Too many early-season watchlists are littered with Heisman finalists and big-time producers, but my early evaluation on Fields was not overly positive. There's 12 months for his stock to improve, but he shouldn't be seen as a first-round lock at this point of the predraft process.

Look, I know numbers aren't everything, but when your chief concern with a first-year starter who had literally the most impressive Touchdown/Interception ratio in college football history is his "decision-making and field vision," you're asking to be second-guessed.

"His arm strength could also be an issue." Buddy, his favorite throw is an out route that's impossible to make without elite arm strength.

He then goes on to suggest that the only reason he's even being considered as a high-level NFL Draft pick is that he's got hype as a Heisman finalist last season, as if people weren't talking about him as a future first-round pick when he was a junior in high school.

And the absolute best part is that qualifier at the end – "There's 12 months for his stock to improve" – so when he inevitably *is* a top-five pick, he can just say "I wasn't wrong, he just improved his draft stock!"

The reality is, he doesn't need to improve or prove shit. He could sit out the entire season (Justin,,,,,, please do not do this) and would probably still be a top-five pick in next year's draft. This analysis is just objectively incorrect and I'm heated in the middle of an offseason week.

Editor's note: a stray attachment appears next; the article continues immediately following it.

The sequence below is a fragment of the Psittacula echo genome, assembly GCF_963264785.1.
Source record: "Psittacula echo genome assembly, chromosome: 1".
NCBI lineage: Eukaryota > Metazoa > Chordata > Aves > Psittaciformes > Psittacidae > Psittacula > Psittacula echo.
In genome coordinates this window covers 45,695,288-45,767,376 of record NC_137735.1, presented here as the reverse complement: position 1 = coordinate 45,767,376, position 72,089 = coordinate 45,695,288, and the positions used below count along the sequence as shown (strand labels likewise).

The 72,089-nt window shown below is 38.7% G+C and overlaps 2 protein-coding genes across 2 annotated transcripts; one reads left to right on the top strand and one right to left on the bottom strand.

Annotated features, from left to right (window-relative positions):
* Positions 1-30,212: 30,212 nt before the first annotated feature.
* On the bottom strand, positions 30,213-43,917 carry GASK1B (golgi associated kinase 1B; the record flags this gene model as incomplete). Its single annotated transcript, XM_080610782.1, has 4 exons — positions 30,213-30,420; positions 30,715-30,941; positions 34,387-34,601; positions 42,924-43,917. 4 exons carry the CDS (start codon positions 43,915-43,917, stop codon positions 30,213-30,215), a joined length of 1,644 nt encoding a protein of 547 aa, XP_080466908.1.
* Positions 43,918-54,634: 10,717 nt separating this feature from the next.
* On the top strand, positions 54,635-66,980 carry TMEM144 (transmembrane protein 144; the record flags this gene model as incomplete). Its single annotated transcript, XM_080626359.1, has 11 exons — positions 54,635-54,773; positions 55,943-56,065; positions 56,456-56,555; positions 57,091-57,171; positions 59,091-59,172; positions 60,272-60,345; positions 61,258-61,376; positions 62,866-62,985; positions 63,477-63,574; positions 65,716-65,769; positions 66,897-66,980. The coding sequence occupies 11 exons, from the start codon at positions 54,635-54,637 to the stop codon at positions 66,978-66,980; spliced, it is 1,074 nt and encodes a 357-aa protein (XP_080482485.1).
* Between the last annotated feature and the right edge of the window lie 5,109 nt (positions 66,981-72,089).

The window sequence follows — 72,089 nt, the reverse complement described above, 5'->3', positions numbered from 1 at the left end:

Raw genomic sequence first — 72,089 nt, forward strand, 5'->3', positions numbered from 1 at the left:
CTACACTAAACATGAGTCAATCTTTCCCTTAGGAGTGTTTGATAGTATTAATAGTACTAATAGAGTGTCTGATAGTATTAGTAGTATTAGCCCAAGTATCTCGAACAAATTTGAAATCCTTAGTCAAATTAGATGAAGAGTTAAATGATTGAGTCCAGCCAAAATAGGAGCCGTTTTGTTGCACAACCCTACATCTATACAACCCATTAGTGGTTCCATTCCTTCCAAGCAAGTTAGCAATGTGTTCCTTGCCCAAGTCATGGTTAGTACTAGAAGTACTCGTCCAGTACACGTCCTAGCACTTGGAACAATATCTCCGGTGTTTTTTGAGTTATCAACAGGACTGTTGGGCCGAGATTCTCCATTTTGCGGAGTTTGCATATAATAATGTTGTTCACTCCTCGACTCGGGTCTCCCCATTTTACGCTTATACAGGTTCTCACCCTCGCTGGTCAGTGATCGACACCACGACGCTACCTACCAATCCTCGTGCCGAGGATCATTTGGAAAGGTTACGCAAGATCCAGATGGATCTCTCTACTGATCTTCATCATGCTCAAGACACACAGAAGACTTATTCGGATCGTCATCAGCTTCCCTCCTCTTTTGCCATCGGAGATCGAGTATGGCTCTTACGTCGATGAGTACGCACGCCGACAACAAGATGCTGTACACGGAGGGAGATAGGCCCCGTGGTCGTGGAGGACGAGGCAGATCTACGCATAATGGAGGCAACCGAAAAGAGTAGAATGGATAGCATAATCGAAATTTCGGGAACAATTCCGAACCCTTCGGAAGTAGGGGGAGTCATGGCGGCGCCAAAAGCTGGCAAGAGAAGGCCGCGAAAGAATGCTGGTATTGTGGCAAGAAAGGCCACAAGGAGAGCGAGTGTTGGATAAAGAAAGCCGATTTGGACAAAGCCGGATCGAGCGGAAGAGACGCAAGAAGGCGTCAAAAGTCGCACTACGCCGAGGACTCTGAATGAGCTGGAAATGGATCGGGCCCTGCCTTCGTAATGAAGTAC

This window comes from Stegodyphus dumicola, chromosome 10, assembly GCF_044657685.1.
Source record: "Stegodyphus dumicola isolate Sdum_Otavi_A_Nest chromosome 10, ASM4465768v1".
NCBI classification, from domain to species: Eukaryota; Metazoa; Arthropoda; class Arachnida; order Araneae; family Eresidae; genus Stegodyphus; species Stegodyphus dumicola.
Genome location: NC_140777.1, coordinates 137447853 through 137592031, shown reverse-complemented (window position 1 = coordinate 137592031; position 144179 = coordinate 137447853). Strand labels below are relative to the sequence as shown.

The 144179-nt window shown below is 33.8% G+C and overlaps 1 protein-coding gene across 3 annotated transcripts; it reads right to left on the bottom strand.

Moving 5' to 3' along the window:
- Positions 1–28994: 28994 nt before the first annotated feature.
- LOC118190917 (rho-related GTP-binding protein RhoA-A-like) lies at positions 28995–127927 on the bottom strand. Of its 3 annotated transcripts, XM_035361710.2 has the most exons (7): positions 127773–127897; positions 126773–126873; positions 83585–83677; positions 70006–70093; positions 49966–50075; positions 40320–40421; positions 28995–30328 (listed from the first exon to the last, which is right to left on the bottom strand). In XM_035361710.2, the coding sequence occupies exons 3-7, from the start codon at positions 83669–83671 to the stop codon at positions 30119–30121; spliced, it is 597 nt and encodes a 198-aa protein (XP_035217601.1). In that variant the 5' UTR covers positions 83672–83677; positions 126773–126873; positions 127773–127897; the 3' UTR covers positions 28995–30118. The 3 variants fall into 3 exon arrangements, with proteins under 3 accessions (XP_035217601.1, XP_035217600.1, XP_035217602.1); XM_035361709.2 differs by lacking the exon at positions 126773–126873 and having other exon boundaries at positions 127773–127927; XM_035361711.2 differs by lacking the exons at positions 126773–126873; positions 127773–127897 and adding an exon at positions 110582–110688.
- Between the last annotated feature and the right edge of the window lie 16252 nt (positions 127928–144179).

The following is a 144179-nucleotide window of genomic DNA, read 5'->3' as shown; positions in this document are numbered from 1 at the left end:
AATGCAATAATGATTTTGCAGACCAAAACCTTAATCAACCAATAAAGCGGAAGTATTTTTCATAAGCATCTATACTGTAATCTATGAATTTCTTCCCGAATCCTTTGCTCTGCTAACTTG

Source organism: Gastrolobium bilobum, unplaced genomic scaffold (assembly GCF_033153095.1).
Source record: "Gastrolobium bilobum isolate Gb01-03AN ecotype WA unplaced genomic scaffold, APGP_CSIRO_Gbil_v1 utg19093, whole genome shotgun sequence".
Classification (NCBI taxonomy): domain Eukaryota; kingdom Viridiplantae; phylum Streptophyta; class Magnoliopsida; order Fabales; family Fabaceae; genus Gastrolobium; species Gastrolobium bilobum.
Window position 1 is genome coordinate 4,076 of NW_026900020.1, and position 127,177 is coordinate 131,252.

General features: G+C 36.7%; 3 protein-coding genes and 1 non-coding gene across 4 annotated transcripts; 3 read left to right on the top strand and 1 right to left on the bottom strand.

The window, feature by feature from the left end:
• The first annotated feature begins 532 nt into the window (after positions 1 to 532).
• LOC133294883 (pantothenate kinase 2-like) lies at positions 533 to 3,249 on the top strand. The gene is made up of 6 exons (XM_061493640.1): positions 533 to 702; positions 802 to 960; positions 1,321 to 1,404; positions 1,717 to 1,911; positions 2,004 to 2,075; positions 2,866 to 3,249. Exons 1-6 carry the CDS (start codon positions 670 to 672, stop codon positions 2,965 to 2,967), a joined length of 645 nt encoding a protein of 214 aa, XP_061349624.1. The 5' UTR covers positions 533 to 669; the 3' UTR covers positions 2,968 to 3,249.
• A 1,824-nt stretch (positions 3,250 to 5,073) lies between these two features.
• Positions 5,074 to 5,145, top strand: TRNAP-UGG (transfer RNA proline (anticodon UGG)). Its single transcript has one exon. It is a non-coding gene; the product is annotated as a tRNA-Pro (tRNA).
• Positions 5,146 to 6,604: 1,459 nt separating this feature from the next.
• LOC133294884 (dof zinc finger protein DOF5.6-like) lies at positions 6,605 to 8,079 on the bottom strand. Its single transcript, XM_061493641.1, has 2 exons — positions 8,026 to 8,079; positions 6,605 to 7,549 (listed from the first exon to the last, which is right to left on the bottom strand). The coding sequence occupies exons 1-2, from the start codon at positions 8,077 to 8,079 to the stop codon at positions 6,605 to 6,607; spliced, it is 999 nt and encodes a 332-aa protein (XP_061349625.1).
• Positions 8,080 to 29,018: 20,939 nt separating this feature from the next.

NOT ALL AT ONCE. It's looking more and more like we're going to get football this fall, but there's a solid chance it doesn't all start at once.

Hey, do what you gotta do. But I'm looking at you, Oregon.

 KEVIN WILSON, SPREAD PIONEER. When you think "Spread Offense," you probably don't immediately think "Kevin Wilson," but maybe you should, because he's right up there with all the other pioneers of the spread offense, as football-knower Bill Connelly points out.


He ain't wrong, and our very own Kyle Jones wrote an extensive Film Study on it about three years ago.

Kevin Wilson is honestly a coaching legend, and it's low-key hilarious that Ohio State just gets to quietly have him as a member of the offensive brain trust while all praise goes to Ryan Day and folks forget he even exists. But hey, I'll take it!

 WHAT THE HELL? Turns out, Michigan was dead before even taking the field this November.

You could reasonably expect a locker room to be fairly hype before a home game in the biggest rivalry in all of sports in a revenge game. I mean shit, even Brady Hoke's teams showed up in that department.

Instead, Michigan's locker room was cringier than the "Scott's Tots" episode of The Office.

Michigan might never win another game in this rivalry.

 NOT STICKING TO SPORTS. A 5-year-old boy was pulled over in Utah on his way to California to try to buy a Lamborghini... Alabama police are searching for an ‘aggressive chicken’ attacking people at ATMs... What happens when you add other drugs to your LSD trip?... Nearly $1 million is dumped on the side of road during a police chase... How Typhoid Mary left a trail of scandal and death...